An important insight can be gleaned from the deterministically annealed joint density estimation approaches and their recent success. Although the annealing approach hasn't quite become a standard mechanism in the learning community, it has been used more and more in very straightforward estimation problems (i.e. Gaussian mixture models mostly). Simply put, annealing in EM-type algorithms involves placing a distribution over the contact point (i.e. current operating point) x*. Thus, the algorithm starts with a relatively flat distribution (corresponding to high temperature) indicating that it does not know where to initialize its local maximum search. Eventually, as the optimization iterates, this distribution gets 'tightened' and narrows towards a more localized x* as the temperature is cooled and the algorithm behaves as a local optimizer. Thus, the optimization is less sensitive to the initialization point and the local maximum basin it happens to start in.
In the spirit of the above annealing process, we can imagine a different type of metaphor. Consider the function we are optimizing (i.e. ) which is speckled with many local maxima. Now consider a heavily smoothed version of which we shall call (where t is proportional to the amount of smoothing). By smoothing, imagine flattening out the function and its many little local maxima by convolving it with, say, a Gaussian kernel. Evidently, after enough convolutions or smoothings, will start looking like a single maximum function and more global maximization is possible. Thus, we can run a local optimization scheme on and get to its single global maximum. As we reduce the degree of smoothness, starts to look more and more like the original function and we will begin optimizing the true function locally. However, the current operating point has now been placed in the basin of a more global maximum. It is important to note that here the term 'global maximum' is somewhat of a misnomer since a small 'peaky' global maximum might get ignored in favor of a wider maximum. This is due to the width of the effective basin around the sub-optimal maximum which has an effect on how dominant it remains after smoothing. The higher a maximum is and the more dominant and smooth the basin that surrounds it, the more likely it will remain after heavy smoothing.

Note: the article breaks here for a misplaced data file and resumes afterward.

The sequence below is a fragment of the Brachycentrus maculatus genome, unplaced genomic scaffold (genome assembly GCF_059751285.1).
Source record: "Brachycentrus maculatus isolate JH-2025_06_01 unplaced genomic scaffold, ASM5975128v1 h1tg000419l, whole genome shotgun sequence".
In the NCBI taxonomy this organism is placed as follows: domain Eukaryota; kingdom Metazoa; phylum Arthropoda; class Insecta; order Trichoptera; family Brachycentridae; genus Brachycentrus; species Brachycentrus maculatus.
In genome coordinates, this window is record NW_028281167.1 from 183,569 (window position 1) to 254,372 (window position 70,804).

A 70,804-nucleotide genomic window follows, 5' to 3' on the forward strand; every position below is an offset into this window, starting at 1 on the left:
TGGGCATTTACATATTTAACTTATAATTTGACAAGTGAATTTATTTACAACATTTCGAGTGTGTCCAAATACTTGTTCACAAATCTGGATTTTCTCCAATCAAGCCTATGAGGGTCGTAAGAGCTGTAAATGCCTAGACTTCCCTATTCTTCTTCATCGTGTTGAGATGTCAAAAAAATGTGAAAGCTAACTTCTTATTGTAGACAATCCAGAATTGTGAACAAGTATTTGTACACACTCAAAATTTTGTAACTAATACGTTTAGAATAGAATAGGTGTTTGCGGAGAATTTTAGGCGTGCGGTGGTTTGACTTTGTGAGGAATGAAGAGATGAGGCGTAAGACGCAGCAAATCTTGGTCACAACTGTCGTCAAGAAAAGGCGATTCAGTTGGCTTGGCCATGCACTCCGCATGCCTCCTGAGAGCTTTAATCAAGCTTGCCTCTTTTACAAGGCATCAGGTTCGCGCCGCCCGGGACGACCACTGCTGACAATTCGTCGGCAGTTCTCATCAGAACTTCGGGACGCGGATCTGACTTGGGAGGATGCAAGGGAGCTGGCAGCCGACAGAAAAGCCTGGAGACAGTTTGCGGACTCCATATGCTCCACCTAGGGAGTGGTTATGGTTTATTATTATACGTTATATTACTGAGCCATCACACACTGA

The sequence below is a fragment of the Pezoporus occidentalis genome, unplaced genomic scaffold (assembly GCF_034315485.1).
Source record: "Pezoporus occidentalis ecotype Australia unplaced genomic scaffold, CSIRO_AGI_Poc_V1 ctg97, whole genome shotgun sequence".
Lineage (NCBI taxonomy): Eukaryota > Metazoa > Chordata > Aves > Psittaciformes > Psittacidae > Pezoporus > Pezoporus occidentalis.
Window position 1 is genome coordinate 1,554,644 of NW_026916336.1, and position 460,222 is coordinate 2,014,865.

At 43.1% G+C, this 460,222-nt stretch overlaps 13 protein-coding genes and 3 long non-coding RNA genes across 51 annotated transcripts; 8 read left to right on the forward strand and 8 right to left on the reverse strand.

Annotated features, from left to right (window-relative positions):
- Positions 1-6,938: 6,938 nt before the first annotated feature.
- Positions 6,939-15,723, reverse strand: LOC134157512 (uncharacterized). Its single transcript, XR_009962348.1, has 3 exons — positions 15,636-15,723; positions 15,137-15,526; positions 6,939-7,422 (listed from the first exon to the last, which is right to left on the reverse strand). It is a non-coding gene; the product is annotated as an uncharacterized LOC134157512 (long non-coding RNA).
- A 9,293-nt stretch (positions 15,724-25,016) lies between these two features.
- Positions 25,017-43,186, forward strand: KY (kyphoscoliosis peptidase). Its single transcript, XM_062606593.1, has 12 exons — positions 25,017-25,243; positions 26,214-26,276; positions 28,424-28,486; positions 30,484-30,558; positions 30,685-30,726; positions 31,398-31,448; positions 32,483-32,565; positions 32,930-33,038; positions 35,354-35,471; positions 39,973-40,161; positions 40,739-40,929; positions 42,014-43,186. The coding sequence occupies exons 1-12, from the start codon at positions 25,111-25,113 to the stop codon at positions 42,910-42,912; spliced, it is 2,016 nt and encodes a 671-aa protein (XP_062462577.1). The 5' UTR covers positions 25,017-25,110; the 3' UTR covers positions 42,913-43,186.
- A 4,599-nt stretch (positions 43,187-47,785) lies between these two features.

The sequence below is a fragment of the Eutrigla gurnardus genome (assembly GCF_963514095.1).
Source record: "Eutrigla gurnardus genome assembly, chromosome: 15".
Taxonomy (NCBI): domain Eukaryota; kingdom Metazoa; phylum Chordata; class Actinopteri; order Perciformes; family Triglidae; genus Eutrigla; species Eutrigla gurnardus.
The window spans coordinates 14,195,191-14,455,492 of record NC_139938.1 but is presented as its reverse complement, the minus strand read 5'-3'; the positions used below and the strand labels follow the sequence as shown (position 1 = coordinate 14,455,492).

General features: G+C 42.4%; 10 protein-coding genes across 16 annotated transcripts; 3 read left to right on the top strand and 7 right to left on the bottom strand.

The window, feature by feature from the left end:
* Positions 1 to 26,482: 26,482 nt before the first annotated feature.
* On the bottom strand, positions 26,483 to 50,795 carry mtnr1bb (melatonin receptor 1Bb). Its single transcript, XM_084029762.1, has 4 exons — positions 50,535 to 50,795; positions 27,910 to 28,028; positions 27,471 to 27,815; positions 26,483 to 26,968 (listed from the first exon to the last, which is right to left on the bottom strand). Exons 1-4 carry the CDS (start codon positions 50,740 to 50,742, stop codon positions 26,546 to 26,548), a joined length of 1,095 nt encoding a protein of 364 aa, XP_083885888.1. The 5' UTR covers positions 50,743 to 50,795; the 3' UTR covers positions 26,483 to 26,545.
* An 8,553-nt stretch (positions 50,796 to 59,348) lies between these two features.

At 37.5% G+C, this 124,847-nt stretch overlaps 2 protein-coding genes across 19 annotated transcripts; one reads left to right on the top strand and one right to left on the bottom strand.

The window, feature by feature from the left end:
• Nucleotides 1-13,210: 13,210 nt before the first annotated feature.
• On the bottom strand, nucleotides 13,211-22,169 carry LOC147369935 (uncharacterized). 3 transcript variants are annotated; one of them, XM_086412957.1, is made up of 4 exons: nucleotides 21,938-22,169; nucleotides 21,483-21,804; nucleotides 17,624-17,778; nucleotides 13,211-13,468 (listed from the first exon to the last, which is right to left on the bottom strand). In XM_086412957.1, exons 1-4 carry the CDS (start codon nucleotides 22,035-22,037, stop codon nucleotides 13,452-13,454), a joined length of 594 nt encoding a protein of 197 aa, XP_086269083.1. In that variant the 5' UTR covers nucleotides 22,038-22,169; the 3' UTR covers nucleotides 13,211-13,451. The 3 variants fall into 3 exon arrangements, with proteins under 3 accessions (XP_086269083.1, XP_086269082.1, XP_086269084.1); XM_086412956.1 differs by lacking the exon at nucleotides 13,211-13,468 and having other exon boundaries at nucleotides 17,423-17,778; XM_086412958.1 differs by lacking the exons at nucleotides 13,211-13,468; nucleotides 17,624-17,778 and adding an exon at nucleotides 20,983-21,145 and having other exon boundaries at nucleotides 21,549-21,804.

Actually, it could be argued that this peculiarity of the 'smoothing based annealing' here is an advantage rather than a disadvantage. It is well known that robustness (of a maximum) is often a critical feature of optimization and estimation. By robustness we adopt the following definition: a robust maximum is a high maximum which is somewhat insensitive to perturbations in the locus or the parameters. This is similar to the Bayes' risk argument. Thus, the annealing process described here should move the optimization algorithm into a wider basin which is typically more robust. A sharp, peaky true global maximum might be the result of some artifact in the function being optimized (i.e. like overfitting in estimation problems). This kind of abnormality might not be typical of the landscape of the function and therefore should be ignored in favor of a wider more robust maximum.
Of course in practice, explicit smoothing of the function is a cumbersome task either numerically or analytically. So, what we shall do is smooth the function implicitly. This is done by artificially widening the parabolas that are used to bound. In essence, we are paying more attention to wider parabolas in the optimization. To accomplish this, every w term or W matrix is taken to a power less than one (for higher temperatures, the power factor is closer to zero). This is shown more explicitly in Equation 6.26.
Of course, T is a temperature parameter which has to be varied using a pre-determined schedule. We will use the traditional exponential decay schedule which starts the temperature off near infinity and drops it towards T=1. At infinity, the parabolas are effectively flat lines. Thus, the hypothetical function they bound is also flat and has in fact 0 local minima. At T=1 the system reverts to the typical local maximization performance described earlier.
In Figure 6.11 some examples of the annealing are shown on combinations of sinusoids. Almost all the initialization points lead to convergence to the same global maximum. The exponential decay coefficient used was 0.4 and global convergence was obtained in about 5 iterations every time.
Effectively, the annealing technique considers local maxima as basins with a volume (in 1D this is just a height and width). The larger (wider and taller) basins will dominate as we smooth the function and force convergence towards a more global solution. Also note that deterministic annealing is quite different from simulated annealing. Only a few steps were required to achieve global convergence. In simulated annealing, random steps are taken to 'skip' out of local maxima in hopes of landing in a better basin. This is typically a less efficient search technique than a deterministic optimization approach.